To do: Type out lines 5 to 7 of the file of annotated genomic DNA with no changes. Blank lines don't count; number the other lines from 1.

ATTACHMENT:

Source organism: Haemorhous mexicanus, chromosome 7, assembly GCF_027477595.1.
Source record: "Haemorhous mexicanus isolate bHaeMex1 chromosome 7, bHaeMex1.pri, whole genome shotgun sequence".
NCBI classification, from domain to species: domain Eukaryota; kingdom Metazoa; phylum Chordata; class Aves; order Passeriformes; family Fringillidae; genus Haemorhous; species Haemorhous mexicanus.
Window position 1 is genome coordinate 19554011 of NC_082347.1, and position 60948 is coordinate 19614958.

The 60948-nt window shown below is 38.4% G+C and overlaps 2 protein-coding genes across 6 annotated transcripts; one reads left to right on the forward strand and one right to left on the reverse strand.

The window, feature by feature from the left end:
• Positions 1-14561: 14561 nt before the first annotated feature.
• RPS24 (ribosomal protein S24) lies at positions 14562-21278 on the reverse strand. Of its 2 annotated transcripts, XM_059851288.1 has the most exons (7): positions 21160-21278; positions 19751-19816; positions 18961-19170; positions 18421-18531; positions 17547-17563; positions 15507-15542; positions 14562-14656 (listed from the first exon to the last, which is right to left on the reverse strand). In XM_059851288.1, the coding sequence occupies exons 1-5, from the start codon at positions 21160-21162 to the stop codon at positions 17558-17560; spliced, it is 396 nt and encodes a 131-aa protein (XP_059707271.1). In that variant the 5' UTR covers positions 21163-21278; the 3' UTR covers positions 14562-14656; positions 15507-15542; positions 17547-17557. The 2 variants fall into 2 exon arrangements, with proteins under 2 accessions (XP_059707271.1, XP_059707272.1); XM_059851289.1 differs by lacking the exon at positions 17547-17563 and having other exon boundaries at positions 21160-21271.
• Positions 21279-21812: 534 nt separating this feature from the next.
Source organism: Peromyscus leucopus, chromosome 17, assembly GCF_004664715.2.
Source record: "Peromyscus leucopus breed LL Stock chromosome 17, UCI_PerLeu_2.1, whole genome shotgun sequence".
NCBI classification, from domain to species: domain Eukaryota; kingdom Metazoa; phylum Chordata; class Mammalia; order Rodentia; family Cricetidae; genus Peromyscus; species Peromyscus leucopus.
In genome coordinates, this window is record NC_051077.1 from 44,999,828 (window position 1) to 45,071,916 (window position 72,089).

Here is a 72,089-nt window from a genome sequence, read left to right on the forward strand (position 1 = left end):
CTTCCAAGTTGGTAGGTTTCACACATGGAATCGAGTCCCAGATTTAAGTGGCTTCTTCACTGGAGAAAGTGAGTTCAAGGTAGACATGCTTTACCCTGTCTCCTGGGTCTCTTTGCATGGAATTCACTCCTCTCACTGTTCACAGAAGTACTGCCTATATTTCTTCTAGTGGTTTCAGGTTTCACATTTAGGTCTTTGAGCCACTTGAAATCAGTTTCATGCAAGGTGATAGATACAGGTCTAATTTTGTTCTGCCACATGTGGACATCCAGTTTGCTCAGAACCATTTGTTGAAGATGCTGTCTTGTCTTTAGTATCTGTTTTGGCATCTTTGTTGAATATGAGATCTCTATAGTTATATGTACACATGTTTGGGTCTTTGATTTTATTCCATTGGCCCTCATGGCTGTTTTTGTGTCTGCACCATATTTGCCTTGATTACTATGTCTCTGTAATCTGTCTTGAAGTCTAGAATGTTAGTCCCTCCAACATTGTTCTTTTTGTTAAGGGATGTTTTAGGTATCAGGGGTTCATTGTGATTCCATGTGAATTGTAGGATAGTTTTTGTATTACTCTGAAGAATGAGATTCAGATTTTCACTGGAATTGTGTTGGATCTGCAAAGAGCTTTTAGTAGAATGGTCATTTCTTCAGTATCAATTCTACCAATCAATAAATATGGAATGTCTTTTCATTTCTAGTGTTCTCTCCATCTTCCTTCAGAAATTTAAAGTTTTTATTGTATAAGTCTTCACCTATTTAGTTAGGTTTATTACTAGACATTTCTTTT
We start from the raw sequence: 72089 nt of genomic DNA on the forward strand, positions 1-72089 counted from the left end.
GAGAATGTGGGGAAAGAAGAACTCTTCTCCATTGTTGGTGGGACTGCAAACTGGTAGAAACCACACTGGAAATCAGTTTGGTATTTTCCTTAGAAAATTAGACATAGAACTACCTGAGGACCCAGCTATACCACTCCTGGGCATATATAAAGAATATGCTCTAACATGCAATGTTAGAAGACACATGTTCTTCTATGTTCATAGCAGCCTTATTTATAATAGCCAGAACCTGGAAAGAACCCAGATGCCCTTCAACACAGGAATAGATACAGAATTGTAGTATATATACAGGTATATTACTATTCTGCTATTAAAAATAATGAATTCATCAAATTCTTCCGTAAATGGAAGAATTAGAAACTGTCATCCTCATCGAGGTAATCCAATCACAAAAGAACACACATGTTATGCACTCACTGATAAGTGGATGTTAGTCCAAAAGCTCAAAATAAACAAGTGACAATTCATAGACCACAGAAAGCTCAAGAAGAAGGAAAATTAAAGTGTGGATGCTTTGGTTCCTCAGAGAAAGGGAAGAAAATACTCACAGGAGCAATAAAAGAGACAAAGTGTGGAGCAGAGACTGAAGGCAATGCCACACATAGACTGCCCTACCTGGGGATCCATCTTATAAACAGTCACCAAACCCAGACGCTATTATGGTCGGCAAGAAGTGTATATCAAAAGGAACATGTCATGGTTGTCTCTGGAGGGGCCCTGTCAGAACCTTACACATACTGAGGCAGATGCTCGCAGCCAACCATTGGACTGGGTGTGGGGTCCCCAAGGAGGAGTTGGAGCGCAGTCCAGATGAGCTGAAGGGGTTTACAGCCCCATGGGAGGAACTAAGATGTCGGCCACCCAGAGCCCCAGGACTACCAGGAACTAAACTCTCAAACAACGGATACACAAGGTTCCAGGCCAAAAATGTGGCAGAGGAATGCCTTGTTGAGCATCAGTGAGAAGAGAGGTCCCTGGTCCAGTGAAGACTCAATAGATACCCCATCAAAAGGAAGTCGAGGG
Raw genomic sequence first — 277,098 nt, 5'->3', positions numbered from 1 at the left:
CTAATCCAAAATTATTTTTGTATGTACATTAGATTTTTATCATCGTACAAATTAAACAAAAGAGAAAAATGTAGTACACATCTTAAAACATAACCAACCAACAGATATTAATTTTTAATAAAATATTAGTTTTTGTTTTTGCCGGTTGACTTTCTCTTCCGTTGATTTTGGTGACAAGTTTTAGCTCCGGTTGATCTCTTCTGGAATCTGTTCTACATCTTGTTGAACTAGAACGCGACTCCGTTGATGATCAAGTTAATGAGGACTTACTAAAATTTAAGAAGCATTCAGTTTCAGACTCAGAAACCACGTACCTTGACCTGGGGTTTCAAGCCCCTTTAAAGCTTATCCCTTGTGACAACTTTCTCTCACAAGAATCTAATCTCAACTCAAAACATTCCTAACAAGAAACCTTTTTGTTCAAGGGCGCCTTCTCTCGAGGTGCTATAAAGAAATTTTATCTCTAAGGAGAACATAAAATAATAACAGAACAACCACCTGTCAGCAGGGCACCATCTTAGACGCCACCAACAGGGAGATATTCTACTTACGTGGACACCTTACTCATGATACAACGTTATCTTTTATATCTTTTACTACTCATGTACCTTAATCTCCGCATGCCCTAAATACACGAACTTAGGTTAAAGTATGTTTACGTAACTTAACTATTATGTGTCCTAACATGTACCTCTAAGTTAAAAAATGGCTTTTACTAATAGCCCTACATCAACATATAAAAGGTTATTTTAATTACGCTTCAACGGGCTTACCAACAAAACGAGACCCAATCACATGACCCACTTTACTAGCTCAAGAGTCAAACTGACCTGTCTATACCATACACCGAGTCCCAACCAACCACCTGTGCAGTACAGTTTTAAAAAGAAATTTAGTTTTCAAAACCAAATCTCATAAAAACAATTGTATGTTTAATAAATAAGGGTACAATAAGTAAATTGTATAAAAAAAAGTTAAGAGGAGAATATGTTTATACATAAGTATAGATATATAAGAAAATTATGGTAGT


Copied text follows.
The 60948-nt window shown below is 38.4% G+C and overlaps 2 protein-coding genes across 6 annotated transcripts; one reads left to right on the forward strand and one right to left on the reverse strand.

The window, feature by feature from the left end:
• Positions 1-14561: 14561 nt before the first annotated feature.